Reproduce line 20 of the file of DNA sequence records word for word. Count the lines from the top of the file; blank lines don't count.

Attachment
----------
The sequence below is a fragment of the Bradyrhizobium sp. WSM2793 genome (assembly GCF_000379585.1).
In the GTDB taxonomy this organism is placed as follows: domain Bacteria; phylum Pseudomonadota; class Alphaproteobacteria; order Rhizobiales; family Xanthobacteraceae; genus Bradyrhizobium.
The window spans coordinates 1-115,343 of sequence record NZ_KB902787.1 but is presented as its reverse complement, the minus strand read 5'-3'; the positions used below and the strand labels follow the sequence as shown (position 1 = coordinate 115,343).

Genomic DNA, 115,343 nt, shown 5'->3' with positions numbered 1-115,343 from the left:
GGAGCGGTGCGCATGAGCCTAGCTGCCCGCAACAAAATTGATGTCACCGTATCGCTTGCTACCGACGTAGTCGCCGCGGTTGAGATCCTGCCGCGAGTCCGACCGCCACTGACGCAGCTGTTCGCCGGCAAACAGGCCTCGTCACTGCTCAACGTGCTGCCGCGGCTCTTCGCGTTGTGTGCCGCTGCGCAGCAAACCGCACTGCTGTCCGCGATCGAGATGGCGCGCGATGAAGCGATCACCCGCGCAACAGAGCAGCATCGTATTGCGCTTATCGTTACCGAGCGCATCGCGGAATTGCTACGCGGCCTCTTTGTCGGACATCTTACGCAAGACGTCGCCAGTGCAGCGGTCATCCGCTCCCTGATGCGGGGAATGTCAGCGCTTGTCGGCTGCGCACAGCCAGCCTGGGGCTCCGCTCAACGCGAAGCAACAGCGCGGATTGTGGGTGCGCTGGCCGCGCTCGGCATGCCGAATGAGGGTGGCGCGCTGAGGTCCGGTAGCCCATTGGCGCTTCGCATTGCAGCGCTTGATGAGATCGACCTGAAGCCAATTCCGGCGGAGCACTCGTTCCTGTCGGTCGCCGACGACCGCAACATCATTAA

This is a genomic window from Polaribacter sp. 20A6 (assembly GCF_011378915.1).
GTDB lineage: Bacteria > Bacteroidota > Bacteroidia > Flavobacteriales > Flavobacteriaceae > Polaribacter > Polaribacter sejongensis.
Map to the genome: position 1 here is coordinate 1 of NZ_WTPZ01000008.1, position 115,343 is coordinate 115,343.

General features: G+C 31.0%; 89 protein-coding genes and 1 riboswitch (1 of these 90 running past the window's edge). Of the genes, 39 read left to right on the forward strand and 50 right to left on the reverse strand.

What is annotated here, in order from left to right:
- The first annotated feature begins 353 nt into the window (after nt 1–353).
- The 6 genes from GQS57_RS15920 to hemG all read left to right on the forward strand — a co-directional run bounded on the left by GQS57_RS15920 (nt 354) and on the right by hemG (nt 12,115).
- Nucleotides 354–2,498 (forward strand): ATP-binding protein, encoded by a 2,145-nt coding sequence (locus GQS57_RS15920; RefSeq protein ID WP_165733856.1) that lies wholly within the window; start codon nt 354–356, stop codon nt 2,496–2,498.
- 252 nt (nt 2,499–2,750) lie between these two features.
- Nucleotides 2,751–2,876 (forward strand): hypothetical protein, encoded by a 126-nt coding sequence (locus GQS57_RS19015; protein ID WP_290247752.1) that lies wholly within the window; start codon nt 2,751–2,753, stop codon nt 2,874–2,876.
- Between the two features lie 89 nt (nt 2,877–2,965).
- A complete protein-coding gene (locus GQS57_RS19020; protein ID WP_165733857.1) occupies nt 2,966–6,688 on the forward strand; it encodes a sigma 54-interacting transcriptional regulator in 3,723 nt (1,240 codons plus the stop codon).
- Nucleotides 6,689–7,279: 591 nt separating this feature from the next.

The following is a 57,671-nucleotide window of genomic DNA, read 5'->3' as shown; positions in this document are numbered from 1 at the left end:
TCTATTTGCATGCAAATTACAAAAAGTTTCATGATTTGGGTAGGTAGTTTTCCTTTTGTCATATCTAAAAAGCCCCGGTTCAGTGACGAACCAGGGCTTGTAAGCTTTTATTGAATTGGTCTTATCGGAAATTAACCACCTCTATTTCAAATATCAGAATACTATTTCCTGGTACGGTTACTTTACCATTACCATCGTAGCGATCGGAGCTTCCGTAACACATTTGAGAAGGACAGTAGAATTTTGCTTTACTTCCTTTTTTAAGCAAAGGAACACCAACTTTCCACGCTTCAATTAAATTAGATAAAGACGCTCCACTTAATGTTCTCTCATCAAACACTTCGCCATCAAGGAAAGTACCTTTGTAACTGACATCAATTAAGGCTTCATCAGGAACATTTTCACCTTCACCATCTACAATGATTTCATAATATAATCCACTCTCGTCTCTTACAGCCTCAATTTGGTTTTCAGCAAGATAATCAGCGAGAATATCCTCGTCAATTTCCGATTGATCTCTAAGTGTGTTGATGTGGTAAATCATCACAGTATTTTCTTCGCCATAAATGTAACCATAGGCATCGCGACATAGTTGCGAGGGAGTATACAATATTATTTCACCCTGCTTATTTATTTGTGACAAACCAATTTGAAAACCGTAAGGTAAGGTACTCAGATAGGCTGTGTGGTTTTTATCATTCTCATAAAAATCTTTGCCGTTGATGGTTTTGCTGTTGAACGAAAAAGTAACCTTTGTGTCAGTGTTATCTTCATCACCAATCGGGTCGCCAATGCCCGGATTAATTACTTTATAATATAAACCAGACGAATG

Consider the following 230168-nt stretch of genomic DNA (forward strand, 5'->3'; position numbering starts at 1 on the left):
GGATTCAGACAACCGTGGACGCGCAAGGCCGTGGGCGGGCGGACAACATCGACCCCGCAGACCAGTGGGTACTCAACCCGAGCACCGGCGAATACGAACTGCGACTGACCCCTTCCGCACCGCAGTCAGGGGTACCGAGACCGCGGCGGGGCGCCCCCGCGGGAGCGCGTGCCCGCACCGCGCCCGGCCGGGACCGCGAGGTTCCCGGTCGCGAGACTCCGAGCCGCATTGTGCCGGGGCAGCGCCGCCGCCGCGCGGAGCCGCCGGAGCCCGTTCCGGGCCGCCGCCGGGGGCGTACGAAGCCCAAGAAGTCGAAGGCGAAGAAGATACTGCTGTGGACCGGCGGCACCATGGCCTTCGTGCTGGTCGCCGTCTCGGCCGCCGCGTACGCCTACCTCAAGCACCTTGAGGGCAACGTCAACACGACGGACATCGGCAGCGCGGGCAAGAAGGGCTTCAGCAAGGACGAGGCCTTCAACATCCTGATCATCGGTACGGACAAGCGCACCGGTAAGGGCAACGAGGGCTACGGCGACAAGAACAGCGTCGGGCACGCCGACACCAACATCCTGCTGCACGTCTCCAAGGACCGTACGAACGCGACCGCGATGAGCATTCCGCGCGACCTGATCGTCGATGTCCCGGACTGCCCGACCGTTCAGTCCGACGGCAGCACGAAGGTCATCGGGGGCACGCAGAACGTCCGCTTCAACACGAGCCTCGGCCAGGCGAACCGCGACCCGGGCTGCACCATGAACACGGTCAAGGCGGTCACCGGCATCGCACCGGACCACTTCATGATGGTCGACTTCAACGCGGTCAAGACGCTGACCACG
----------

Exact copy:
TCTATTTGCATGCAAATTACAAAAAGTTTCATGATTTGGGTAGGTAGTTTTCCTTTTGTCATATCTAAAAAGCCCCGGTTCAGTGACGAACCAGGGCTTGTAAGCTTTTATTGAATTGGTCTTATCGGAAATTAACCACCTCTATTTCAAATATCAGAATACTATTTCCTGGTACGGTTACTTTACCATTACCATCGTAGCGATCGGAGCTTCCGTAACACATTTGAGAAGGACAGTAGAATTTTGCTTTACTTCCTTTTTTAAGCAAAGGAACACCAACTTTCCACGCTTCAATTAAATTAGATAAAGACGCTCCACTTAATGTTCTCTCATCAAACACTTCGCCATCAAGGAAAGTACCTTTGTAACTGACATCAATTAAGGCTTCATCAGGAACATTTTCACCTTCACCATCTACAATGATTTCATAATATAATCCACTCTCGTCTCTTACAGCCTCAATTTGGTTTTCAGCAAGATAATCAGCGAGAATATCCTCGTCAATTTCCGATTGATCTCTAAGTGTGTTGATGTGGTAAATCATCACAGTATTTTCTTCGCCATAAATGTAACCATAGGCATCGCGACATAGTTGCGAGGGAGTATACAATATTATTTCACCCTGCTTATTTATTTGTGACAAACCAATTTGAAAACCGTAAGGTAAGGTACTCAGATAGGCTGTGTGGTTTTTATCATTCTCATAAAAATCTTTGCCGTTGATGGTTTTGCTGTTGAACGAAAAAGTAACCTTTGTGTCAGTGTTATCTTCATCACCAATCGGGTCGCCAATGCCCGGATTAATTACTTTATAATATAAACCAGACGAATG